One more example. This one is without numbers, but depicts the infrequent nature of our syndrome. Of the 2 geneticists we met upon Kendall’s diagnosis, they saw the syndrome maybe 3 times between the 2 of them. They have 60 years of experience between them in the Chicago area and practice in 2 popular hospitals in the Chicagoland area. Very rare indeed.

So, why does this come up? Well, Cathy and I sat down today and spoke to a woman about Kendall’s transition into pre-school for the coming fall. Her role is to take kids in EI and place them into the school system. She works in a district that supports a population of around 200,000 people and in the 5 years she has been doing this, Kendall is her only experience with Wolf-Hirschhorn Syndrome. She had never heard of it before.

So, what is the conclusion? Well, I am going to go out on a limb and say that we’re looking at somewhere around 1 in 516,617. Yes, this is a guess, but an educated one. Starting at 500 in the US and adding those people that are not aware that WHS is the diagnosis based on the lack of technology when they were born; adding an additional 100, or 20%. It is likely that there are a number of adults that are undiagnosed, but I would think that there are very few of them that we do not know of. When I say ‘we’, I refer to the WHS community as a whole. From what I have observed, there are very few identified WHS adults over the age of 35. So, as a collective whole, we are probably aware of a high percentage of the WHS population. So, 310,000,000 divided by 600 is 1 in 516,617.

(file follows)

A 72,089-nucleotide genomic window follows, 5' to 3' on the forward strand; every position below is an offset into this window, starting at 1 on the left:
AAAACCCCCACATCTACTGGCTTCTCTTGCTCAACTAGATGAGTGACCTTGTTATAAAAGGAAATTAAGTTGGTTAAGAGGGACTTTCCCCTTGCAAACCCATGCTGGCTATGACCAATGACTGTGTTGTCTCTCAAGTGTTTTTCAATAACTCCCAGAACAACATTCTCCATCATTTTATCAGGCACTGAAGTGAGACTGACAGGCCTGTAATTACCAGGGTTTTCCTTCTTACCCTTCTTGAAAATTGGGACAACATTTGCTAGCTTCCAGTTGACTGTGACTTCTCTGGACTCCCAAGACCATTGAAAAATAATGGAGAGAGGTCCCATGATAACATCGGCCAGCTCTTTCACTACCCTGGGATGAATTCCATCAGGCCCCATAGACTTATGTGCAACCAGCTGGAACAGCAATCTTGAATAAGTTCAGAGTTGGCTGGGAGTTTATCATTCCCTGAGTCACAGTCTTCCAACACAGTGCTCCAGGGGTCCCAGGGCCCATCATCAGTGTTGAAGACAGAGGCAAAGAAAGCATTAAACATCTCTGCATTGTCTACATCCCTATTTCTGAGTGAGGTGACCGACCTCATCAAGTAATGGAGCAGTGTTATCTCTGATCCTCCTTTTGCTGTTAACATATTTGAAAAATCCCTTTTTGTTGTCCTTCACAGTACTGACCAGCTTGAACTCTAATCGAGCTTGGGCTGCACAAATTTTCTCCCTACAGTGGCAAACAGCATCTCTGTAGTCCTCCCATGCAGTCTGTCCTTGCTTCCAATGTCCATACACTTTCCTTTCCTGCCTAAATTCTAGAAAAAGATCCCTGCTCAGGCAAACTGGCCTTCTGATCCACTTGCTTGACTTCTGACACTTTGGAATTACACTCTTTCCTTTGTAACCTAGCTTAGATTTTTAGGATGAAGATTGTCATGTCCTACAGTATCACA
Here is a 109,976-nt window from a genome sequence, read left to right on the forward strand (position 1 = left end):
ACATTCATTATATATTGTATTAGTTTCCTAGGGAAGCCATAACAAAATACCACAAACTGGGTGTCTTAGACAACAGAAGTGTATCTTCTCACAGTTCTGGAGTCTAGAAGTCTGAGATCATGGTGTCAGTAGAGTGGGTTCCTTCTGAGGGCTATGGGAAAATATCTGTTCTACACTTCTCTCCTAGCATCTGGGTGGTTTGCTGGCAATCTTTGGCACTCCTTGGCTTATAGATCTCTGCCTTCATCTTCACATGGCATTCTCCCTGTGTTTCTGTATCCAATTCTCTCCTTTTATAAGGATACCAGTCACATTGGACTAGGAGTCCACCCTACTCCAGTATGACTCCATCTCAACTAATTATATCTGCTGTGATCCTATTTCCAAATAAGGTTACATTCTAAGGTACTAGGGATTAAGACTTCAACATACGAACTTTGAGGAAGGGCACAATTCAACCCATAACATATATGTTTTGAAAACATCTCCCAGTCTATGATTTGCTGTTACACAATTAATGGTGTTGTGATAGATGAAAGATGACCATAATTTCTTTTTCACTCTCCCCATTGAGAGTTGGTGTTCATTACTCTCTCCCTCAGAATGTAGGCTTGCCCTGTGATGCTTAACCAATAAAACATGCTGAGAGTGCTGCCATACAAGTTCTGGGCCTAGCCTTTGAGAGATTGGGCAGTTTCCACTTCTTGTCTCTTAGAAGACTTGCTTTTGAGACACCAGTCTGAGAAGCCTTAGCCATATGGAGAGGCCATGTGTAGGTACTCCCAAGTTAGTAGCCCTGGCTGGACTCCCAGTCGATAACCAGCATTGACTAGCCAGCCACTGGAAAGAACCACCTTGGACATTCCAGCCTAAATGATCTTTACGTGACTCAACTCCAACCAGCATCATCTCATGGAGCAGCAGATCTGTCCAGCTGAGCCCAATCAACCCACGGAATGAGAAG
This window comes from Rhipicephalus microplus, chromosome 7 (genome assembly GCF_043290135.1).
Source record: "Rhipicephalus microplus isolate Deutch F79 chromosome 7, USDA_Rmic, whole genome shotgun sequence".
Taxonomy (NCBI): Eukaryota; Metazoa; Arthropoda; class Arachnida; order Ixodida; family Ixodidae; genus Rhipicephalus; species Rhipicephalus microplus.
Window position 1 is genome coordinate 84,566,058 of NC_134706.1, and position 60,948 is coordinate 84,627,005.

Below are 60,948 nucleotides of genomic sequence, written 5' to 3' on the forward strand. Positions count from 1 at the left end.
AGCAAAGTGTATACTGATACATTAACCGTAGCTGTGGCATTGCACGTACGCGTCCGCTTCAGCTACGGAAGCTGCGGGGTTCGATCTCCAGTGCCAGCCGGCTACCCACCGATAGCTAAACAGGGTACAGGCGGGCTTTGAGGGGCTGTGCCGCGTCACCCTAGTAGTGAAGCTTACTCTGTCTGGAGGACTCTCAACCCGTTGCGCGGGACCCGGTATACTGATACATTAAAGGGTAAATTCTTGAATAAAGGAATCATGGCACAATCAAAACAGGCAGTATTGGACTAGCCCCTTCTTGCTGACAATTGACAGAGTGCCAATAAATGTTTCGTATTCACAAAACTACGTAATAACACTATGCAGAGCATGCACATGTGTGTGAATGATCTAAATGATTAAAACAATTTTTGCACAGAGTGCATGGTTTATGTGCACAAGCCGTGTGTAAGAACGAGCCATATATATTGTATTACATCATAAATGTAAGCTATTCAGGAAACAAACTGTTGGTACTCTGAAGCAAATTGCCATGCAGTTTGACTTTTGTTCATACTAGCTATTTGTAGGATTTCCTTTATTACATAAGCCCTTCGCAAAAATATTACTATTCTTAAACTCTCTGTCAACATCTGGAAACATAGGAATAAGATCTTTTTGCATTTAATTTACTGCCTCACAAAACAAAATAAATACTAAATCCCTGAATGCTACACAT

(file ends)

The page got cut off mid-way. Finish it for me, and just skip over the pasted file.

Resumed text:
It continues to amaze me that this is truly a strike of lightning. At some point, I would love to know what the real number is; not for any other reason than just to know.